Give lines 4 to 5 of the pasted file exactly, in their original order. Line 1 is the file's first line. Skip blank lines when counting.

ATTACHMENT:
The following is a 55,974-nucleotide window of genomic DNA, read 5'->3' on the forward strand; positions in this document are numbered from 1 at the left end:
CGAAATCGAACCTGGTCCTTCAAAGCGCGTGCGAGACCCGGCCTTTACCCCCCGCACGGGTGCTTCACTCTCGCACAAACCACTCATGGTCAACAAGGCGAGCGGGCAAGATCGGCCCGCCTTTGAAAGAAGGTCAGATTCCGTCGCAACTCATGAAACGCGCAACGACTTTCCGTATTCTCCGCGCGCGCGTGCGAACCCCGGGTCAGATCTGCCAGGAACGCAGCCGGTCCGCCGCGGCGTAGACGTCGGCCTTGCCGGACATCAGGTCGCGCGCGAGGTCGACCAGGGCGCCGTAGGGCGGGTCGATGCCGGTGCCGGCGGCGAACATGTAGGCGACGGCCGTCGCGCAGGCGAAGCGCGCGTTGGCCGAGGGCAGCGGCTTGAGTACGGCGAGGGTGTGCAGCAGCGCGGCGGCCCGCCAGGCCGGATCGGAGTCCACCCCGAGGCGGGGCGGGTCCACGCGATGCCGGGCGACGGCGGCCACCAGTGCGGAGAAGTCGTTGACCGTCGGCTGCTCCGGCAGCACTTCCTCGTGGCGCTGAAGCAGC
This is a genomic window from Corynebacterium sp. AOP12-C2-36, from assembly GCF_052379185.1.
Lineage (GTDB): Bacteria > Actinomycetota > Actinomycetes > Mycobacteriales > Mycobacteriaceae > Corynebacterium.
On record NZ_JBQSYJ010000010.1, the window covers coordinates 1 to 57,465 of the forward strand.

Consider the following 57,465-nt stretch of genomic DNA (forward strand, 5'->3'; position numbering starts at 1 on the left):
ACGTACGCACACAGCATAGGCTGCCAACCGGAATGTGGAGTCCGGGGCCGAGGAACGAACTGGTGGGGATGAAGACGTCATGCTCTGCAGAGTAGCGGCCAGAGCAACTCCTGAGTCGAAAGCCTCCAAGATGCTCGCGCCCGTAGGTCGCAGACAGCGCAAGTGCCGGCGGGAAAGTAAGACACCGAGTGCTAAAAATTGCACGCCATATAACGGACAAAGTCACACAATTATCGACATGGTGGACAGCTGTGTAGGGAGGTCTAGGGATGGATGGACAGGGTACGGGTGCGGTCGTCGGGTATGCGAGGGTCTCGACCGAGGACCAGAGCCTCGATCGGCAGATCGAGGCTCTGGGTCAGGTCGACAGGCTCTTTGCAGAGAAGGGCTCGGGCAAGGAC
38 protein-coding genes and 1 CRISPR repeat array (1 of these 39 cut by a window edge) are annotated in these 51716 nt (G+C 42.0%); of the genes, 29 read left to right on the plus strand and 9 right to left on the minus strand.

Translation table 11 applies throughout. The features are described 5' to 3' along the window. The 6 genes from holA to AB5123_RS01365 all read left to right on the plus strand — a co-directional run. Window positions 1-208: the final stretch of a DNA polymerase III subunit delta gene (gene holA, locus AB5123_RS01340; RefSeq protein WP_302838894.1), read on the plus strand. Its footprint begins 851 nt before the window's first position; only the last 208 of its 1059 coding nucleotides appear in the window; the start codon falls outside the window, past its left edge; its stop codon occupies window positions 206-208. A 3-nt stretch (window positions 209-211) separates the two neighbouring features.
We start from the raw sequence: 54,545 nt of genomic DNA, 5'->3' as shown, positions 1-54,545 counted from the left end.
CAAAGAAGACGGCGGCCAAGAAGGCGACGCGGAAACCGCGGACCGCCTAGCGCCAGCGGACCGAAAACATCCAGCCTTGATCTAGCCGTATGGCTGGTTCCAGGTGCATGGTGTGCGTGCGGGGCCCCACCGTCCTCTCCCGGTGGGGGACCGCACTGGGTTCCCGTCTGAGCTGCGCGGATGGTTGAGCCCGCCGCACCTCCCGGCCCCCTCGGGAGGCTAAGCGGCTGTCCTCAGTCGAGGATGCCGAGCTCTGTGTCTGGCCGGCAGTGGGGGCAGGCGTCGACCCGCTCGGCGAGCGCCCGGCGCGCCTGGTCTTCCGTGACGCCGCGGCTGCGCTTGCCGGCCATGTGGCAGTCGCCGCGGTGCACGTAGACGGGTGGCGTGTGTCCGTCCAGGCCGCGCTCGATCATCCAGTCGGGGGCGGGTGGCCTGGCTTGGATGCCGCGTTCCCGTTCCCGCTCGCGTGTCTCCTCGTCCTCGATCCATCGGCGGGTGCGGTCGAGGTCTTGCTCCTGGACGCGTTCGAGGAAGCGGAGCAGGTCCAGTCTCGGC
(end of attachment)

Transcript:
Lineage (GTDB): Bacteria > Actinomycetota > Actinomycetes > Mycobacteriales > Mycobacteriaceae > Corynebacterium.
On record NZ_JBQSYJ010000010.1, the window covers coordinates 1 to 57,465 of the forward strand.